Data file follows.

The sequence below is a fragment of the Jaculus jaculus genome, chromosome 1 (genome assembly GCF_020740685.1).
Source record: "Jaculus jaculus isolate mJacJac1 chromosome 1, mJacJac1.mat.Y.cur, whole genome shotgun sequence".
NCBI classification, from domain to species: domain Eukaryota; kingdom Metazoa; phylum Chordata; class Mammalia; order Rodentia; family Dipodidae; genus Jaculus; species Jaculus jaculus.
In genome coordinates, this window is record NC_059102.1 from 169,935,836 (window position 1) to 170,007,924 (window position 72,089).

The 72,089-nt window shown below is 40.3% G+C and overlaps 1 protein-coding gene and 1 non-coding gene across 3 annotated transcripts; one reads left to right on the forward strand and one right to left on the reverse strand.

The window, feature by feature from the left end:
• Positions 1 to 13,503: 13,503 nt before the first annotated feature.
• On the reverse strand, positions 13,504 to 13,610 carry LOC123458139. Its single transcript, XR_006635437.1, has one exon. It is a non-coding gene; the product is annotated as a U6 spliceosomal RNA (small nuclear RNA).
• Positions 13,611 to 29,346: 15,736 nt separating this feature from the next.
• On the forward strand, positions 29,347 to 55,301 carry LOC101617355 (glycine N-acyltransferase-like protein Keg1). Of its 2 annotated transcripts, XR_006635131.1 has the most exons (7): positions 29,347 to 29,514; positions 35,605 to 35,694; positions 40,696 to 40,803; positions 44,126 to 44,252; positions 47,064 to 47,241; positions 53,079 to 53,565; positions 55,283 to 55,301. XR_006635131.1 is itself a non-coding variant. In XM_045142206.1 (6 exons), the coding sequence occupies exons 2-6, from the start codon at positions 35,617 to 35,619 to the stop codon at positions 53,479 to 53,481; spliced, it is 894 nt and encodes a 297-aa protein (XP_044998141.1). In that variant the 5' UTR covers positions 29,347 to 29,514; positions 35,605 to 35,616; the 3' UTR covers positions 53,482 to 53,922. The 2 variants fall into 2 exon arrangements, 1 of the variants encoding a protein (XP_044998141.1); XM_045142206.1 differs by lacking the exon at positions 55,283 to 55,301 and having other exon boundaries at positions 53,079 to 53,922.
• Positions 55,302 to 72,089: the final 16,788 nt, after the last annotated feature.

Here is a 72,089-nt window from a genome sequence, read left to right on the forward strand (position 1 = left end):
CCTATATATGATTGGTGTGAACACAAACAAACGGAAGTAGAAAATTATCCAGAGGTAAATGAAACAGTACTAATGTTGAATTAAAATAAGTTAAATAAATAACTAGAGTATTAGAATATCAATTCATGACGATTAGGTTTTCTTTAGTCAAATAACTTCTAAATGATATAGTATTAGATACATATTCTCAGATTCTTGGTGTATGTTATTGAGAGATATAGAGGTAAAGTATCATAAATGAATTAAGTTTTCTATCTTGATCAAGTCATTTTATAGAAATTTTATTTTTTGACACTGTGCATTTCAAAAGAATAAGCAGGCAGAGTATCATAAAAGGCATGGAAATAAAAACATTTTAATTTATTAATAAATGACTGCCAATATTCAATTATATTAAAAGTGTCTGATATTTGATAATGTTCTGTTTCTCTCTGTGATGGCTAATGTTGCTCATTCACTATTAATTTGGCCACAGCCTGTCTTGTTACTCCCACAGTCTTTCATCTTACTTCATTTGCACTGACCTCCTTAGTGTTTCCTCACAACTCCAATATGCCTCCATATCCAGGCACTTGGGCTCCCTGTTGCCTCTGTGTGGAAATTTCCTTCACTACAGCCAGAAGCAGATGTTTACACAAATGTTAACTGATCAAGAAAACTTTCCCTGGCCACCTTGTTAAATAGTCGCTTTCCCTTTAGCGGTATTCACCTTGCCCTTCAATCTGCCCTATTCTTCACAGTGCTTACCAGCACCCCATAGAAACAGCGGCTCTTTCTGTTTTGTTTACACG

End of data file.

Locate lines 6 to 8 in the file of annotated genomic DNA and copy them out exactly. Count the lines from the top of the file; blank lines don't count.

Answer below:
The window, feature by feature from the left end:
• Positions 1 to 13,503: 13,503 nt before the first annotated feature.
• On the reverse strand, positions 13,504 to 13,610 carry LOC123458139. Its single transcript, XR_006635437.1, has one exon. It is a non-coding gene; the product is annotated as a U6 spliceosomal RNA (small nuclear RNA).